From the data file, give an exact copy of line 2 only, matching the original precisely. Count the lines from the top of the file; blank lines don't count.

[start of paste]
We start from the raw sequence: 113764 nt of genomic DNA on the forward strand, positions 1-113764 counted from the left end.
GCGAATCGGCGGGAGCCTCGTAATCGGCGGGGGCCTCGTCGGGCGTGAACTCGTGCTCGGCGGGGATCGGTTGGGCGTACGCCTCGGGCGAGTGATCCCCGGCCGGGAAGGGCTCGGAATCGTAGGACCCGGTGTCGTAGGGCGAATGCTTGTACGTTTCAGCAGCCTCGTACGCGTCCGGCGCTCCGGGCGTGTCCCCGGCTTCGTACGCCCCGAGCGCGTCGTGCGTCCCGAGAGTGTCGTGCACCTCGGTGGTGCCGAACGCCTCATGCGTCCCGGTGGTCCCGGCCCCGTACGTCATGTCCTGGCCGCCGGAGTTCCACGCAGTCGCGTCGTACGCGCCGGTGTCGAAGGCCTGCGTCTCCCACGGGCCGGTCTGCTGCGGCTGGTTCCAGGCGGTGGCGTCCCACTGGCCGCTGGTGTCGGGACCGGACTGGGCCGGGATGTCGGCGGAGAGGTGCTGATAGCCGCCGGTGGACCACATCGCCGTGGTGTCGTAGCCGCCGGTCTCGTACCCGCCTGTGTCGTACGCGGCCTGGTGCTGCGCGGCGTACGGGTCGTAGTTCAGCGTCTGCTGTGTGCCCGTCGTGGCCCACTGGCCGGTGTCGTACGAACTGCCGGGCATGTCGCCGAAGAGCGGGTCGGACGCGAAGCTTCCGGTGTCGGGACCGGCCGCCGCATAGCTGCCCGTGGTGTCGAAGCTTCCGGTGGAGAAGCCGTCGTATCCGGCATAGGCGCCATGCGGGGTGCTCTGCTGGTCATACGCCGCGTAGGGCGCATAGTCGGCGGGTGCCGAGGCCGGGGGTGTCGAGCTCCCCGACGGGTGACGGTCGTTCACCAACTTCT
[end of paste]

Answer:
GCGAATCGGCGGGAGCCTCGTAATCGGCGGGGGCCTCGTCGGGCGTGAACTCGTGCTCGGCGGGGATCGGTTGGGCGTACGCCTCGGGCGAGTGATCCCCGGCCGGGAAGGGCTCGGAATCGTAGGACCCGGTGTCGTAGGGCGAATGCTTGTACGTTTCAGCAGCCTCGTACGCGTCCGGCGCTCCGGGCGTGTCCCCGGCTTCGTACGCCCCGAGCGCGTCGTGCGTCCCGAGAGTGTCGTGCACCTCGGTGGTGCCGAACGCCTCATGCGTCCCGGTGGTCCCGGCCCCGTACGTCATGTCCTGGCCGCCGGAGTTCCACGCAGTCGCGTCGTACGCGCCGGTGTCGAAGGCCTGCGTCTCCCACGGGCCGGTCTGCTGCGGCTGGTTCCAGGCGGTGGCGTCCCACTGGCCGCTGGTGTCGGGACCGGACTGGGCCGGGATGTCGGCGGAGAGGTGCTGATAGCCGCCGGTGGACCACATCGCCGTGGTGTCGTAGCCGCCGGTCTCGTACCCGCCTGTGTCGTACGCGGCCTGGTGCTGCGCGGCGTACGGGTCGTAGTTCAGCGTCTGCTGTGTGCCCGTCGTGGCCCACTGGCCGGTGTCGTACGAACTGCCGGGCATGTCGCCGAAGAGCGGGTCGGACGCGAAGCTTCCGGTGTCGGGACCGGCCGCCGCATAGCTGCCCGTGGTGTCGAAGCTTCCGGTGGAGAAGCCGTCGTATCCGGCATAGGCGCCATGCGGGGTGCTCTGCTGGTCATACGCCGCGTAGGGCGCATAGTCGGCGGGTGCCGAGGCCGGGGGTGTCGAGCTCCCCGACGGGTGACGGTCGTTCACCAACTTCT